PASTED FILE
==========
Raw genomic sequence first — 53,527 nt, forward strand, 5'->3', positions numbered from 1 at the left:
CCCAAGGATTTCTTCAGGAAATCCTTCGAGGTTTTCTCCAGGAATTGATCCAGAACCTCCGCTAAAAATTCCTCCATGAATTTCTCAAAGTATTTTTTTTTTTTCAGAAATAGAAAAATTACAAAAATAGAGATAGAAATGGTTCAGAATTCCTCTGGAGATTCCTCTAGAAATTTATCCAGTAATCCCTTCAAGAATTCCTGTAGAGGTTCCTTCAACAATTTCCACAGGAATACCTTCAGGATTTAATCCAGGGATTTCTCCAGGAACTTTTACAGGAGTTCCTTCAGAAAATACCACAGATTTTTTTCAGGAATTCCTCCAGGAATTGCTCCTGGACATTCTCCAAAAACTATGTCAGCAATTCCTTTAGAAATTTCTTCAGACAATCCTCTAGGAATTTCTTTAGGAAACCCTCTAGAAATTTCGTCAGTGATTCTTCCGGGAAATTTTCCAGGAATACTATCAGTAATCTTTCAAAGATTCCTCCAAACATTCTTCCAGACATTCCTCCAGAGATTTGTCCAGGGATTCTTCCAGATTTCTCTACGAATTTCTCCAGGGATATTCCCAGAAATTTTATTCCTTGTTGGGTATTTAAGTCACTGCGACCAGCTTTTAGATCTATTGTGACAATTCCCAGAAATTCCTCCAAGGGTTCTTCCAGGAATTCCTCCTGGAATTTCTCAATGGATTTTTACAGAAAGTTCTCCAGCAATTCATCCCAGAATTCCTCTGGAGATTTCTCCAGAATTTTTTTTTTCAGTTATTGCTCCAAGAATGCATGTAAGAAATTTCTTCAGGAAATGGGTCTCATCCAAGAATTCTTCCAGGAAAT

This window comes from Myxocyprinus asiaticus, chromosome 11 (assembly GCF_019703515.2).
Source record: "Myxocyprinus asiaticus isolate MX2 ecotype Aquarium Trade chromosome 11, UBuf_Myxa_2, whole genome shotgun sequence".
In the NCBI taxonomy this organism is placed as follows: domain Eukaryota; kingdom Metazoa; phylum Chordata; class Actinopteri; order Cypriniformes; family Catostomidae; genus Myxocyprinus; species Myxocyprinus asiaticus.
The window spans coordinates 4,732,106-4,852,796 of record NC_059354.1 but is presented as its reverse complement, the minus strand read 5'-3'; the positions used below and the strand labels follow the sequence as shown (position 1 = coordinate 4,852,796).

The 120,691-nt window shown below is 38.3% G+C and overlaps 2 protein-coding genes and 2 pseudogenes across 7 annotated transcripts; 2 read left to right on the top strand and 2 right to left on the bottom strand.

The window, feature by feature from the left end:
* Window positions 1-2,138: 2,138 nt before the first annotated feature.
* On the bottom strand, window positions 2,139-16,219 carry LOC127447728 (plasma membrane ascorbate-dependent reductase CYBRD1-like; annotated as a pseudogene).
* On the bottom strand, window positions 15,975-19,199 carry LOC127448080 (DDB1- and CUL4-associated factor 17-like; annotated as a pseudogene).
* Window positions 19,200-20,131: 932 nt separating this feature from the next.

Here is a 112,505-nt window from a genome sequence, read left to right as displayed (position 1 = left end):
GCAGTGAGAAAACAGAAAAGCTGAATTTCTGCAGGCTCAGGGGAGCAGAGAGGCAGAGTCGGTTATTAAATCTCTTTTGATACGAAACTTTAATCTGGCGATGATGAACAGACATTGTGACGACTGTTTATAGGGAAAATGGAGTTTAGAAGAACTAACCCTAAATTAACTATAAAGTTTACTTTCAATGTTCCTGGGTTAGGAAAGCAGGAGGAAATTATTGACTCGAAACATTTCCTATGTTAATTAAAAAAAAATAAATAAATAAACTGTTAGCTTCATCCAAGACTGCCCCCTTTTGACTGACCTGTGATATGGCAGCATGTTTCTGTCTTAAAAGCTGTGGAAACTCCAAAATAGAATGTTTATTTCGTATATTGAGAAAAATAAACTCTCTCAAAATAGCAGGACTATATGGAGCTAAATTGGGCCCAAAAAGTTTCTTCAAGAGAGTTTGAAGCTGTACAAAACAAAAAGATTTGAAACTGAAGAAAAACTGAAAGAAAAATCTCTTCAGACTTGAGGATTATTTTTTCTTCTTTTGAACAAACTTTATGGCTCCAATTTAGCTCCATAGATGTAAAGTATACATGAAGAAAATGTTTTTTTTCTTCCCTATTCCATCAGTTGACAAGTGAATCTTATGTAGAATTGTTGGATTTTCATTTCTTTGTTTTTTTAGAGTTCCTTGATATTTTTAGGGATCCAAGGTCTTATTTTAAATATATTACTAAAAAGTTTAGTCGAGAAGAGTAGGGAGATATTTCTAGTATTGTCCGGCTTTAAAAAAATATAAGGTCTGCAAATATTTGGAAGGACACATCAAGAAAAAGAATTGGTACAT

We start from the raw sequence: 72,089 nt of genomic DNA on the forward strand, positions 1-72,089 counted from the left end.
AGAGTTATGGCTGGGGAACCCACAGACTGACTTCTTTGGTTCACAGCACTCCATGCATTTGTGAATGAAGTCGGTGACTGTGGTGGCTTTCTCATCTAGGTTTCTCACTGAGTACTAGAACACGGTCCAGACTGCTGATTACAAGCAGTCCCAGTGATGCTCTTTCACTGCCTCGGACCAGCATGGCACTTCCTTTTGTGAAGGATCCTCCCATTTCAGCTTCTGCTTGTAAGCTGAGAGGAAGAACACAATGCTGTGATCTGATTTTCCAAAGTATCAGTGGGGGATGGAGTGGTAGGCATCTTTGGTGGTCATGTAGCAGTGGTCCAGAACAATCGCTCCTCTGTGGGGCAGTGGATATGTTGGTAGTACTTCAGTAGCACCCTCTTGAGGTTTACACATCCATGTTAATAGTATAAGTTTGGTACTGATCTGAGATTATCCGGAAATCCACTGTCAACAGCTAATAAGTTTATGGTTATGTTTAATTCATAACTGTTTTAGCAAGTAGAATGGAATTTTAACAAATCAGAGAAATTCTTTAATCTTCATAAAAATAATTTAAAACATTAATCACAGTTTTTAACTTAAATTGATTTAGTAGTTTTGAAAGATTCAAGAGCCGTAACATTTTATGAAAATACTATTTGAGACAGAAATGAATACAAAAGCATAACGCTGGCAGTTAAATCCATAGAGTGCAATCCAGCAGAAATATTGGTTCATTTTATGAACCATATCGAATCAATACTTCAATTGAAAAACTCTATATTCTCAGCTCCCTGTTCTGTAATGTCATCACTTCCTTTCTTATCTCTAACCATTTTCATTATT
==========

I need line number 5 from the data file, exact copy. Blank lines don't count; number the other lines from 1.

In the NCBI taxonomy this organism is placed as follows: domain Eukaryota; kingdom Metazoa; phylum Chordata; class Actinopteri; order Cypriniformes; family Catostomidae; genus Myxocyprinus; species Myxocyprinus asiaticus.